Climate Zone City Yearly Cooling Costs Yearly Heating Costs
Hot Brisbane $817.01 $62.06
Mixed Sydney $312.91 $468.75
Mixed Adelaide $406.00 $608.22
Mixed Perth $378.85 $567.54
Cold Melbourne $176.36 $1,118.46
Cold Hobart $182.99 $1,160.47
Cold Canberra $196.24 $1,244.49

Source: www.canstar.com.au – 11/04/2022. Average energy consumption figures based on reverse cycle, ducted, single split system air conditioners listed in the Commonwealth of Australia E3 Program’s Registration database. Capacity based on rated cooling capacity at 35°C or heating capacity at 7°C. Usage cost estimates based on average electricity usage costs – 21.7 c/kWh in Brisbane, 24.2 c/kWh in Sydney, 31.4 c/kWh in Adelaide, 21.3 c/kWh in Melbourne, 22.1 c/kWh in Hobart and 23.7 c/kWh in Canberra. Except for Perth which is based on the usage rate of the Synergy Home Plan of 29.3 c/kWh. Average usage costs are based on rates for an annual usage of 4,200 kWh. ^Climate zones based on the new Zoned Energy Rating Label for air conditioner models imported or supplied after 1 April 2020. Average annual energy consumptions by climate zone for cooling are: 3,765kWh for Hot, 1,293kWh for Mixed and 828kWh for Cold, and for heating are: 286kWh for Hot, 1,937kWh for Mixed and 5,251kWh for Cold.

Cheap Electricity Deals

While you’re here, why not take the time to compare energy plans in your area. Check out our free comparison tool to see a range of quotes for your suburb or look at some cheap electricity plans by clicking on your state below:

Here are some of the cheapest published deals from the retailers on our database that include a link to the retailer’s website for further details. These are products from referral partners†. These costs are based on the Ausgrid network in Sydney but prices may vary depending on your circumstances. This comparison assumes general energy usage of 3900kWh/year for a residential customer on a single rate tariff. Please use our comparison tool for a specific comparison in your area. Our database may not cover all deals in your area. As always, check all details of any plan directly with the retailer before making a purchase decision.

Here are some of the cheapest published deals from the retailers on our database that include a link to the retailer’s website for further details. These are products from referral partners†. These costs are based on the Citipower network in Melbourne but prices may vary depending on your circumstances. This comparison assumes general energy usage of 4000kWh/year for a residential customer on a single rate tariff. Please use our comparison tool for a specific comparison in your area. Our database may not cover all deals in your area. As always, check all details of any plan directly with the retailer before making a purchase decision.

Here are some of the cheapest published deals from the retailers on our database that include a link to the retailer’s website for further details. These are products from referral partners†. These costs are based on the Energex network in Brisbane but prices may vary depending on your circumstances. This comparison assumes general energy usage of 4600kWh/year for a residential customer on a single rate tariff. Please use our comparison tool for a specific comparison in your area. Our database may not cover all deals in your area. As always, check all details of any plan directly with the retailer before making a purchase decision.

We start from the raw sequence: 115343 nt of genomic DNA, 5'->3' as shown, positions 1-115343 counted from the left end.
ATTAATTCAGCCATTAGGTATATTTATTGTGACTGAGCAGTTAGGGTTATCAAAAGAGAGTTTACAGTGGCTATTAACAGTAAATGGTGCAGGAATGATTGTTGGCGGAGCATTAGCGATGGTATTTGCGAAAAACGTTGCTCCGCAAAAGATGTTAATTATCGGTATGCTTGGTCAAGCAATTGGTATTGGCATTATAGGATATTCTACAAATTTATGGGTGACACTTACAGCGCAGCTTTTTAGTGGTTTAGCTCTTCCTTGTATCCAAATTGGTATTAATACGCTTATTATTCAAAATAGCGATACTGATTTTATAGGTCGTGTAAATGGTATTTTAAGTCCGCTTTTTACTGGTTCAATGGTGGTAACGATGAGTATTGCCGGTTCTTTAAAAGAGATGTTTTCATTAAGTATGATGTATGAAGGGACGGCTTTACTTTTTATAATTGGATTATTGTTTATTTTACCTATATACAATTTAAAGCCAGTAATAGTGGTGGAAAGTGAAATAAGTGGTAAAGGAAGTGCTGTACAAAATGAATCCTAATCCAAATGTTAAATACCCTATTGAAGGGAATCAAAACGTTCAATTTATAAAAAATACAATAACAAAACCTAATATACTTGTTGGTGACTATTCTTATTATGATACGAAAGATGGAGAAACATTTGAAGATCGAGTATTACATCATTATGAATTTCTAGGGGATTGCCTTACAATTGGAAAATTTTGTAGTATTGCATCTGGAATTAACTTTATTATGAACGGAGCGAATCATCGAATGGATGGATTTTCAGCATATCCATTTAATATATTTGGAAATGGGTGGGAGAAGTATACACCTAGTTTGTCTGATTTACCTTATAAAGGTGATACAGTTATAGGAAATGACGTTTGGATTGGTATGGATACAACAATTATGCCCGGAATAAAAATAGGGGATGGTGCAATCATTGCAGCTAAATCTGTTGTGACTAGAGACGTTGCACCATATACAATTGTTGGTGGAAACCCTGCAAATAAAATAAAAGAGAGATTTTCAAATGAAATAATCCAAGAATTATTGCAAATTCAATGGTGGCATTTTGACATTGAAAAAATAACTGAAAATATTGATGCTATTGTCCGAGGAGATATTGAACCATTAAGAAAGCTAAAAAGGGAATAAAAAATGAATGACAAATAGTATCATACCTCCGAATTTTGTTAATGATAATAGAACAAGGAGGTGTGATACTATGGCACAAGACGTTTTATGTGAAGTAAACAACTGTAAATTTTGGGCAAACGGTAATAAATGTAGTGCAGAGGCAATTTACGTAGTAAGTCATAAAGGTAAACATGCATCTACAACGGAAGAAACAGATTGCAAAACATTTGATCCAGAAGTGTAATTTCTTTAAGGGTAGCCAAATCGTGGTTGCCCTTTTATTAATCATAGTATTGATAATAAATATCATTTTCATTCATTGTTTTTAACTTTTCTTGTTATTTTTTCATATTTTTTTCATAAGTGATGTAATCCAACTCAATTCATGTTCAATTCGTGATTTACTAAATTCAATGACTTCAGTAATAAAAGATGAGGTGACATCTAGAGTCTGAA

Here are some of the cheapest published deals from the retailers on our database that include a link to the retailer’s website for further details. These are products from referral partners†. These costs are based on the SA Power network in Adelaide but prices may vary depending on your circumstances. This comparison assumes general energy usage of 4000kWh/year for a residential customer on a single rate tariff. Please use our comparison tool for a specific comparison in your area. Our database may not cover all deals in your area. As always, check all details of any plan directly with the retailer before making a purchase decision.

How can I reduce the cost of using my air con?

We’ve established that air conditioners aren’t necessarily the Big Bad Wolf when it comes to your power bills. However, there is still the potential for your power bill to shock you if you’ve been running your aircon a fair bit through a particularly sweltering summer. Here are some easy tips to potentially minimise the effect aircon can have on your power bill:

  • Consider an energy-efficient air conditioner: Energy-efficient air conditioners cost less to run and could save you lots in the long term. Remember, the more stars on an energy star rating, the more efficient the appliance.
  • Set your air conditioner to the right temperature: Even slight changes to air conditioner temperature settings can add a surprising amount to your electricity bill.
  • Consider alternatives to air conditioning: While modern air conditioners might not cost as much as you think, there are cheaper alternatives. Consider evaporate coolers, ceiling fans, portable aircon units or practical cooling solutions.
  • Buy when the time is right: Unit and installation costs of air conditioners can be fairly seasonal. Hold off on buying until the time is right.
  • Keep your air conditioner clean: A well-maintained aircon unit will run more efficiently than one that has never been cleaned. The harder your system has to work to reach the temperature you have set, the more electricity it will use.
  • Make sure you’re not paying too much for electricity: If you haven’t compared electricity plans recently, you might not be getting the best deal. Compare leading electricity retailers at Canstar Blue.

Air Conditioner Reviews & Ratings